Here's what you had to say about this tangled mess:
Atascadero, Calif., resident Tina Salter wrote: "The not-legally-separated-wife is NOT obligated legally to pass on any life insurance money to the girlfriend. If anything, the wife may be responsible for the husband's debts."
"Poor girlfriend!" said Deb Patrick in Marietta, Ohio. "I wouldn't give her a penny. She should have insisted on better bookkeeping, starting with getting divorce papers and a marriage license. Like we all say, 'til death us do part.'"
Here's an interesting twist from reader Ron Ambler. He writes that the wife should ask when the debts were incurred. "If they were incurred when the wife still lived with the husband, then the wife should help clear up only those debts," suggest the Greenfield, Ind., local.
But wouldn't that mean the husband was cheating on her at the time? Hmmm.
Jan Sutton of Cincinnati, Ohio, wrote: "I sympathize with the girlfriend's position; however, the situation is clear. The deceased left the insurance policy to his wife. She has no obligation to the girlfriend. Death is such a loss, and even worse when it leaves financial uncertainty in its wake."
William Erickson of Tampa, Fla., said life insurance is to cover the insured's medical, funeral and other expenses. It's also used as a financial resource for the family. "After 30 years, and being separated another eight, I'm guessing the wife wasn't in a position of needing her husband's financial contributions. Since they were still legally married, the wife may be obligated to pick up any and all left over debts of her husband. That's what lawyers are for."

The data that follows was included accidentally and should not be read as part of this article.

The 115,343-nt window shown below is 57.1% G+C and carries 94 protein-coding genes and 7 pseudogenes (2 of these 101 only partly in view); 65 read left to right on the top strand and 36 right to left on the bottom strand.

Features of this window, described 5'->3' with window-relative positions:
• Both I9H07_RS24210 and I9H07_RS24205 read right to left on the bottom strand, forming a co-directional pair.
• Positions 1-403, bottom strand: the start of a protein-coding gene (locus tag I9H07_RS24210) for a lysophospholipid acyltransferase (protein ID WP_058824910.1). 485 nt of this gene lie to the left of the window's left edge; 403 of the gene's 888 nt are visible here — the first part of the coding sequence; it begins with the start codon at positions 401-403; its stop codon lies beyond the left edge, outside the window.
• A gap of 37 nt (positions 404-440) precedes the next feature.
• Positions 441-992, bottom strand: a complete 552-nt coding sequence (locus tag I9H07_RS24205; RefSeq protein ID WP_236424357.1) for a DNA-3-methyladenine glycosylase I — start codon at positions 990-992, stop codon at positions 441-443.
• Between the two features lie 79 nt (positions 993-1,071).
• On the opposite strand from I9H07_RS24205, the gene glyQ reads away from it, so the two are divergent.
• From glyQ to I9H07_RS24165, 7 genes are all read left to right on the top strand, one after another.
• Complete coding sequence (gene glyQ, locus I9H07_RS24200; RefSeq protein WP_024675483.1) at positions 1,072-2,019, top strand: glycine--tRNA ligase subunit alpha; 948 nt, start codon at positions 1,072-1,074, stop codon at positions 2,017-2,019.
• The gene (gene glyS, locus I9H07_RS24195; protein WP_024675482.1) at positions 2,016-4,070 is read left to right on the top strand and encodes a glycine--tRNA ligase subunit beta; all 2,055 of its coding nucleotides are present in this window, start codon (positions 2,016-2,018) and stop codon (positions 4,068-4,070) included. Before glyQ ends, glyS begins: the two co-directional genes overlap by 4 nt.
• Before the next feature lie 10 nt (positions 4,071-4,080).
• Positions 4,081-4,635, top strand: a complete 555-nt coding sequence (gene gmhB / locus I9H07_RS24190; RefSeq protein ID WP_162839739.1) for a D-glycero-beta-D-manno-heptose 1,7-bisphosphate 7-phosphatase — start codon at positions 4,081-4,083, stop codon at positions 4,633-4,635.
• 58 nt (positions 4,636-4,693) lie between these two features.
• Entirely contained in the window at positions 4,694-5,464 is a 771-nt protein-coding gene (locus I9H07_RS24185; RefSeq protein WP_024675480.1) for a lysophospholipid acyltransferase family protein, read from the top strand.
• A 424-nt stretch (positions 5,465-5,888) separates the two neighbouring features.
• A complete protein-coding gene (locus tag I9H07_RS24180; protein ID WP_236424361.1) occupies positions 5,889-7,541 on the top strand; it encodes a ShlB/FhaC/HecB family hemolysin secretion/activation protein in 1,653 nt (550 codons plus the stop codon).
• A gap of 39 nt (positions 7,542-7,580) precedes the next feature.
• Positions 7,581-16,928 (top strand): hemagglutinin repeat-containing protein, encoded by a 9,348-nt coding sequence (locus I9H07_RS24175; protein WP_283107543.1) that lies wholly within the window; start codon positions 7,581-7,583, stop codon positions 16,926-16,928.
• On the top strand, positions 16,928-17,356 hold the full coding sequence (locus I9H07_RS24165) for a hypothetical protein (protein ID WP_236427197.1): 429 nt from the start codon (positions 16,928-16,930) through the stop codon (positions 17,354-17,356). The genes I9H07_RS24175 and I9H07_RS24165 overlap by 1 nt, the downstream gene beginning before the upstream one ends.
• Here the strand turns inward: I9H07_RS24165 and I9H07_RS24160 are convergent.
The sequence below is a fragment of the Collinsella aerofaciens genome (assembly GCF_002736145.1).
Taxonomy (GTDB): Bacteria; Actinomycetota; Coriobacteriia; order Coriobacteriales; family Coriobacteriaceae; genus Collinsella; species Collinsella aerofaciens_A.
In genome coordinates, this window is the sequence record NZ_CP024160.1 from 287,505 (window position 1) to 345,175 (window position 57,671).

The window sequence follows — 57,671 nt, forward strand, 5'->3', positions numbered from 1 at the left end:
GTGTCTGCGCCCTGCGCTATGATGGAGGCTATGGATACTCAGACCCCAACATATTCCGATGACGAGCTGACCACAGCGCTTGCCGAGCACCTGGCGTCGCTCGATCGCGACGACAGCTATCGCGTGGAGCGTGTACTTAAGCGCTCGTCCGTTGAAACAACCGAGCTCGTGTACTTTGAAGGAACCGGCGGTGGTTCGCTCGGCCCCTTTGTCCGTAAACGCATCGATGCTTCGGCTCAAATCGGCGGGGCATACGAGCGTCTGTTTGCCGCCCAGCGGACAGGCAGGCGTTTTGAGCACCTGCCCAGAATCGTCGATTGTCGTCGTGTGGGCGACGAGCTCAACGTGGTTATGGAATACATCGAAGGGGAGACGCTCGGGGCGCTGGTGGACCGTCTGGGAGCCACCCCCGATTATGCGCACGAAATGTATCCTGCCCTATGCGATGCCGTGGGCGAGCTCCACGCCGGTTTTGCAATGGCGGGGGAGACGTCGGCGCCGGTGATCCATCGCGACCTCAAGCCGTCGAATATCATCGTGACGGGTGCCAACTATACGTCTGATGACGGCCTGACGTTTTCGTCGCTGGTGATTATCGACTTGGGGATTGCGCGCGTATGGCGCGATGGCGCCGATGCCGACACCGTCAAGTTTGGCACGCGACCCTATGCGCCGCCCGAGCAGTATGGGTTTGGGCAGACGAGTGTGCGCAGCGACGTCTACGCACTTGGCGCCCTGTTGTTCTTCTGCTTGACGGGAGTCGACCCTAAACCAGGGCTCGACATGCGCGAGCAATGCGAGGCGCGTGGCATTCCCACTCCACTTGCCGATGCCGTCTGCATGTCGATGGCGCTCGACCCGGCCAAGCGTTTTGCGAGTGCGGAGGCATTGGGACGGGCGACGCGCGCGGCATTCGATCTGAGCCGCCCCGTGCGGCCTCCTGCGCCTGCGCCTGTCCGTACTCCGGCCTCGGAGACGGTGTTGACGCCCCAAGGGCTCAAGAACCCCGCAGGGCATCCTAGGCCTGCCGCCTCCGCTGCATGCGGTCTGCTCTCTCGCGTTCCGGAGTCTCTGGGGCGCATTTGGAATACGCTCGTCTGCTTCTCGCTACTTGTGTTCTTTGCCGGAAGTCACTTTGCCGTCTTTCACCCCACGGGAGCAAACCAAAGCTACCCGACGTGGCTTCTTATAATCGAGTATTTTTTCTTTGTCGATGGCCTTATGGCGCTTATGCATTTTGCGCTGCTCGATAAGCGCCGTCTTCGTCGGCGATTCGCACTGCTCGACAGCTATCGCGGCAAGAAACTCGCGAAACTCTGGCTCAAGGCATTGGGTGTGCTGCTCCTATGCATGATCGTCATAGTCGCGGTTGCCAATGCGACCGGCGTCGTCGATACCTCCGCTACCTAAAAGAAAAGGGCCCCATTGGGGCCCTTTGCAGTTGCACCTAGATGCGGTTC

"I wouldn't give her a dime," says Landover, Md., resident Tabatha Burley. "Let this be a lesson to the girlfriend that girlfriends get nothing. When she was shacking with him, she knew he was married. Lesson Learned: Shackin' and adultery don't pay."
Donald A. Whyte in Lathrup Village, Mich., writes "This is one reason people should get divorced after the relationship has ended because the new girlfriend/boyfriend will not get any benefits when the husband/wife dies."
Here's my take on the situation:
I'm siding with Burley on this one. In this case, if the girlfriend wanted all the rights, privileges and benefits of a wife she should have insisted on becoming his spouse. The girlfriend can ask but the wife has no moral obligation to help her reduce debts she incurred messing around with that woman's husband, regardless of whether they were legally separated or not. Further the husband could have designated the girlfriend as the beneficiary. Why didn't he? They were living together when he took out the policy so why didn't he leave means to take care of her?
I would sympathize with her, but I wouldn't give her a penny.
Repay Your Student Loan Soon or You Pay More
In last Sunday's column, I advised students to start their loan repayment ASAP. I know there are ways to delay repayment -- deferment and forbearance -- and borrowers can extend repayment for up to three decades or opt for graduated payments based on their income through various options. But some recent graduates could pay back their student loans sooner if they budgeted better.
If you have student loans or borrowed for your kid read my column.
You are welcome to e-mail comments and questions to firstname.lastname@example.org. Please include your name and hometown; your comments may be used in a future column or newsletter unless otherwise requested.
Charity Brown contributed to this e-letter.